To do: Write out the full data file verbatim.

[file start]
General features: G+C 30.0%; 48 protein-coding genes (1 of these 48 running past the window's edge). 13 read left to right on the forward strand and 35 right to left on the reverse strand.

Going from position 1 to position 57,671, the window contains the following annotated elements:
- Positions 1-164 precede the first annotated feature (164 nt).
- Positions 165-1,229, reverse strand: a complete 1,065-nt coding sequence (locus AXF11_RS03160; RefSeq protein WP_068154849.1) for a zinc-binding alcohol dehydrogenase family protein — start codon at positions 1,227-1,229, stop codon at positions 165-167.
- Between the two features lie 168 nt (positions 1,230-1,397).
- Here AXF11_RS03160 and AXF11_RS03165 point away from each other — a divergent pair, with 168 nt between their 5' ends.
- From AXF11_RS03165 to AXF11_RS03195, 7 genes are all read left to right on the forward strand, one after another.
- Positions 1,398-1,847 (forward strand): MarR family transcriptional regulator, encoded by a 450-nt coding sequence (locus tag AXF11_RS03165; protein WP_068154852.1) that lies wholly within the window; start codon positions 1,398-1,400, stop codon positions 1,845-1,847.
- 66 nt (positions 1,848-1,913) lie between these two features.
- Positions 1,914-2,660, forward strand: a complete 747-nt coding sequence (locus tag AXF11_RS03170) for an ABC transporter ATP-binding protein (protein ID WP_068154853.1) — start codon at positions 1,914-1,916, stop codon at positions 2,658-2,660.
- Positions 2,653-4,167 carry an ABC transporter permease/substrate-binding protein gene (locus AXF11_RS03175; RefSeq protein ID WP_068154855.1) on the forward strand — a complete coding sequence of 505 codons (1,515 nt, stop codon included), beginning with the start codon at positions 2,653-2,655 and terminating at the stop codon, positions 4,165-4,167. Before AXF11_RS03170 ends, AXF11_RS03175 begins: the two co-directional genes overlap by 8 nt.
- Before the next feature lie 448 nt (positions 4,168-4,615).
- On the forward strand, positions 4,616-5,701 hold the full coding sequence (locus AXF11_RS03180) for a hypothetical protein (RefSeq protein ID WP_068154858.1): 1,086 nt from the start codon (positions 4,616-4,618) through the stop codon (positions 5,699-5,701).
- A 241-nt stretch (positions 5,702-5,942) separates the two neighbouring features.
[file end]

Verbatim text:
General features: G+C 30.0%; 48 protein-coding genes (1 of these 48 running past the window's edge). 13 read left to right on the forward strand and 35 right to left on the reverse strand.

Going from position 1 to position 57,671, the window contains the following annotated elements:
- Positions 1-164 precede the first annotated feature (164 nt).
- Positions 165-1,229, reverse strand: a complete 1,065-nt coding sequence (locus AXF11_RS03160; RefSeq protein WP_068154849.1) for a zinc-binding alcohol dehydrogenase family protein — start codon at positions 1,227-1,229, stop codon at positions 165-167.
- Between the two features lie 168 nt (positions 1,230-1,397).
- Here AXF11_RS03160 and AXF11_RS03165 point away from each other — a divergent pair, with 168 nt between their 5' ends.
- From AXF11_RS03165 to AXF11_RS03195, 7 genes are all read left to right on the forward strand, one after another.
- Positions 1,398-1,847 (forward strand): MarR family transcriptional regulator, encoded by a 450-nt coding sequence (locus tag AXF11_RS03165; protein WP_068154852.1) that lies wholly within the window; start codon positions 1,398-1,400, stop codon positions 1,845-1,847.
- 66 nt (positions 1,848-1,913) lie between these two features.
- Positions 1,914-2,660, forward strand: a complete 747-nt coding sequence (locus tag AXF11_RS03170) for an ABC transporter ATP-binding protein (protein ID WP_068154853.1) — start codon at positions 1,914-1,916, stop codon at positions 2,658-2,660.
- Positions 2,653-4,167 carry an ABC transporter permease/substrate-binding protein gene (locus AXF11_RS03175; RefSeq protein ID WP_068154855.1) on the forward strand — a complete coding sequence of 505 codons (1,515 nt, stop codon included), beginning with the start codon at positions 2,653-2,655 and terminating at the stop codon, positions 4,165-4,167. Before AXF11_RS03170 ends, AXF11_RS03175 begins: the two co-directional genes overlap by 8 nt.
- Before the next feature lie 448 nt (positions 4,168-4,615).
- On the forward strand, positions 4,616-5,701 hold the full coding sequence (locus AXF11_RS03180) for a hypothetical protein (RefSeq protein ID WP_068154858.1): 1,086 nt from the start codon (positions 4,616-4,618) through the stop codon (positions 5,699-5,701).
- A 241-nt stretch (positions 5,702-5,942) separates the two neighbouring features.